The book, which came out this year, is No Greatness without Goodness – How a Father’s Love Changed a Company and Sparked a Movement. It is the story of former Walgreens Senior Vice President, Randy Lewis, which he tells in first person. Raising an autistic son inspired him to lead Walgreens towards a reality, where 10% of their workforce is made up of persons with disabilities. He did this without sacrificing anything on the business end of the ledger. He is emphatic about the fact that this can work in any company, and in fact has inspired other companies to do the same as Walgreens. He insists that this is all out of a sense of justice, not charity.
Since when you are a hammer everything is a nail, while reading this I obviously reflected on what this might mean for our fight to end homelessness. Homelessness is primarily an issue of poverty, while chronic homelessness, is an area where poverty and disability meet and exacerbate each other. Could such policies, like the one Lewis led at Walgreens, help in this area? I can’t see why not. He gives specific examples of people, who due to their disabilities, were never given a chance to find meaningful employment. Once his policies were enacted, they joined Walgreens, and now serve as valuable employees. An obvious result of this, is that they leave the ranks of the poor.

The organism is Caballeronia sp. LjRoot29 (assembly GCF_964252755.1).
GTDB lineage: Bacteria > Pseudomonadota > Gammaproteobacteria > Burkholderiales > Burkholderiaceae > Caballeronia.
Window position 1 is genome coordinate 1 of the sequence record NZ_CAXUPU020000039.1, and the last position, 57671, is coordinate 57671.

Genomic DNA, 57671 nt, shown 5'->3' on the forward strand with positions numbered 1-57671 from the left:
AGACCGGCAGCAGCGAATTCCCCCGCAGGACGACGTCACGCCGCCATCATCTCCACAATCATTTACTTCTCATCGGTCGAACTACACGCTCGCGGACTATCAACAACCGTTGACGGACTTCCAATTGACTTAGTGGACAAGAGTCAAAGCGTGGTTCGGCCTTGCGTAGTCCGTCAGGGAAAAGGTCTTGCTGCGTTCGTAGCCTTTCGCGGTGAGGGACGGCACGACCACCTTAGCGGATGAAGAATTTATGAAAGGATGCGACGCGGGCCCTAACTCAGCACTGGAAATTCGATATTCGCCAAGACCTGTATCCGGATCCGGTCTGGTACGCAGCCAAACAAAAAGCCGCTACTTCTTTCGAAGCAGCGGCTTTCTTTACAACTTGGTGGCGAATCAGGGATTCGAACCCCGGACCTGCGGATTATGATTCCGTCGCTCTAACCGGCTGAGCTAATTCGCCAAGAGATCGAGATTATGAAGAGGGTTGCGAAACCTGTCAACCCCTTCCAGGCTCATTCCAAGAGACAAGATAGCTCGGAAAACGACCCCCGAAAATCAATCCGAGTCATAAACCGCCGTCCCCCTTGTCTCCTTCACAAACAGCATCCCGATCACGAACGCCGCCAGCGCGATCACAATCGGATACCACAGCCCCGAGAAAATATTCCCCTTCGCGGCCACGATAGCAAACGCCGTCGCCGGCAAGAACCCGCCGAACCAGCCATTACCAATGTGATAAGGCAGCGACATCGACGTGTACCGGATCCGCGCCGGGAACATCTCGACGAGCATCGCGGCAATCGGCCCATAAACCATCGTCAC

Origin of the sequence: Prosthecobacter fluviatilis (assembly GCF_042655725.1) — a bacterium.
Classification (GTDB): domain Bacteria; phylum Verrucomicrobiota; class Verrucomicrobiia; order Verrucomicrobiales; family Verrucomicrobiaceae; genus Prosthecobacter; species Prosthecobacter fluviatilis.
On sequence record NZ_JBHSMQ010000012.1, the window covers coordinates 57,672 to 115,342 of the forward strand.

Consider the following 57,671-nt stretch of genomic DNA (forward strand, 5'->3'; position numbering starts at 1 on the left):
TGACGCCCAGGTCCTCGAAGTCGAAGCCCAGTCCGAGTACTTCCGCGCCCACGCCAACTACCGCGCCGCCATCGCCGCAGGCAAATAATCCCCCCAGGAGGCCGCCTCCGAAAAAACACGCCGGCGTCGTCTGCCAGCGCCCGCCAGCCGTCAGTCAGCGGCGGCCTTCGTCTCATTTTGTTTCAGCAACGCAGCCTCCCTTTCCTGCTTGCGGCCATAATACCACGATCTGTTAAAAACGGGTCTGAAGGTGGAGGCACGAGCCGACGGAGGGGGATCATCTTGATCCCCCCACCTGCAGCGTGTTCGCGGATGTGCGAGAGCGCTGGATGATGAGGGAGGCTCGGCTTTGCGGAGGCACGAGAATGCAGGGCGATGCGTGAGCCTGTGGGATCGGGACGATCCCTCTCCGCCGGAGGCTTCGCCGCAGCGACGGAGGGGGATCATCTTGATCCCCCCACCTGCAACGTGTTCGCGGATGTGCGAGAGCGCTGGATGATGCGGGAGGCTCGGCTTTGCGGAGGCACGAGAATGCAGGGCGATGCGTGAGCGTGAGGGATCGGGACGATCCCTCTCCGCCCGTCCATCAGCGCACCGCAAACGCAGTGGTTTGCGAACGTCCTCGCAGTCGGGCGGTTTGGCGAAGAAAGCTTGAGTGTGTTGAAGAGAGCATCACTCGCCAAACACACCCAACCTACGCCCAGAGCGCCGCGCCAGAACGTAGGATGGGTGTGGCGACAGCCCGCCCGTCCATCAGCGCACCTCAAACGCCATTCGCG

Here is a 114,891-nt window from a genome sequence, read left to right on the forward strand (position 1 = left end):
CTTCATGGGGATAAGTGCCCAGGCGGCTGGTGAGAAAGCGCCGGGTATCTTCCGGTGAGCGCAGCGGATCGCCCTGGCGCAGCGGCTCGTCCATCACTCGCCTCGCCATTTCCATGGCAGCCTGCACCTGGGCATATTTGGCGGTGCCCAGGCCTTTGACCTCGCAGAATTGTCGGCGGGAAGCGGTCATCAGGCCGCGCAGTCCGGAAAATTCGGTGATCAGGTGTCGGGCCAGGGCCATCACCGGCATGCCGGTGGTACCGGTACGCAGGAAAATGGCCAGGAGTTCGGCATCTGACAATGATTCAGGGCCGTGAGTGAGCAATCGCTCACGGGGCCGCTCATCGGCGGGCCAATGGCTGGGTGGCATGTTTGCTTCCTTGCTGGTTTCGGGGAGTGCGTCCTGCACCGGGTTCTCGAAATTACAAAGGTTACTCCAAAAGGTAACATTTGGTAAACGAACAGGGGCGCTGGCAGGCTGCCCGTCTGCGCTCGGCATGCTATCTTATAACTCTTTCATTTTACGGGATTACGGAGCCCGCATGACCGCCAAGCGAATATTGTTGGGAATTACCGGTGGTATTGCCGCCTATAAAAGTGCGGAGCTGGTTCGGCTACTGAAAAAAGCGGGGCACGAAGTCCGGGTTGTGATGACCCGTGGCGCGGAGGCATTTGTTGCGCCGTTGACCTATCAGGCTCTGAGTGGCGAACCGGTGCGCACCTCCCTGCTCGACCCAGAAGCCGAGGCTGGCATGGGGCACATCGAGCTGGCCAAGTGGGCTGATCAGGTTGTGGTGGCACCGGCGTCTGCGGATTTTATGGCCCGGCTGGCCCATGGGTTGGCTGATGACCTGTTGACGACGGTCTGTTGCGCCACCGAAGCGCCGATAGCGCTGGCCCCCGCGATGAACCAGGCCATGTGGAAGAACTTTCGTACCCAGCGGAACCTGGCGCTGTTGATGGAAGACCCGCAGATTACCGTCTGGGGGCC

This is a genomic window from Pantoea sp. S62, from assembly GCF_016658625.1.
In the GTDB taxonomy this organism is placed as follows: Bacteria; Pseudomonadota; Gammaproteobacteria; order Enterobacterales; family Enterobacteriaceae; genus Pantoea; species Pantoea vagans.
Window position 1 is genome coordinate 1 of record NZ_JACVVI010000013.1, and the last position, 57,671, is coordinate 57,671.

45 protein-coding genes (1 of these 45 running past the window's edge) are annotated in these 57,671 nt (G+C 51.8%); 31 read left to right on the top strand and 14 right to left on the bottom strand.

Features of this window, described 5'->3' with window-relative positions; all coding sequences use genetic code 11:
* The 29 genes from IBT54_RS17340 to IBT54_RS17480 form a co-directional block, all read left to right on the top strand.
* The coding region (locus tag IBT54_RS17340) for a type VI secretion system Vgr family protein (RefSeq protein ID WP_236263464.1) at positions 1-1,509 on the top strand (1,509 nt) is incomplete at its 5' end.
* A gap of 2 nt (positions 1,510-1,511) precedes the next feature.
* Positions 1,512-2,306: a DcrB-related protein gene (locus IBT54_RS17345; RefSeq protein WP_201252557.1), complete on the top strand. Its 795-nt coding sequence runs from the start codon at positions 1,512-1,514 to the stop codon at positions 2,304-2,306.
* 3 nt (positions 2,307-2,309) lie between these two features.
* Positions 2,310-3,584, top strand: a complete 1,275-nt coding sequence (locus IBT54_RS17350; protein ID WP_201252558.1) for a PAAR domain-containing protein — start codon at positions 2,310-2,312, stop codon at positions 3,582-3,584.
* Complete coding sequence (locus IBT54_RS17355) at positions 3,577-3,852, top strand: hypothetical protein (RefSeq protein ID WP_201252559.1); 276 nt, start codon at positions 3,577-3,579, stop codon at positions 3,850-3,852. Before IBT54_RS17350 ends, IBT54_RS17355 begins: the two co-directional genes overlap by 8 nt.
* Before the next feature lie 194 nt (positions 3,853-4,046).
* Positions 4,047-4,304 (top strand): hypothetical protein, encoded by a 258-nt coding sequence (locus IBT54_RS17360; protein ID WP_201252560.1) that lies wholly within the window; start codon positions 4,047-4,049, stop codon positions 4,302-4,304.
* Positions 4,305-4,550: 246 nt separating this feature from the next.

The larger theme that he talks about is instructive too. We have achievable goals in place to end veteran homelessness and chronic homelessness in the next two years. We are already “breaking the mold” in the area of homelessness, in general, with the funding of Rapid Rehousing programs for those experiencing or at risk of homelessness. However, these achievements and initiatives will not solve the problem of those who are “doubled-up” with friends or family, who are probably number around 7.5 million people in our country. They most certainly will not solve the challenges people face every day living in substandard housing or housing they cannot afford. The only solution to these problems, and at the end of the day, the only thing that will help cure poverty is if our country decides to act as it should, and truly invest in ending poverty out of a sense of obligation, justice and love.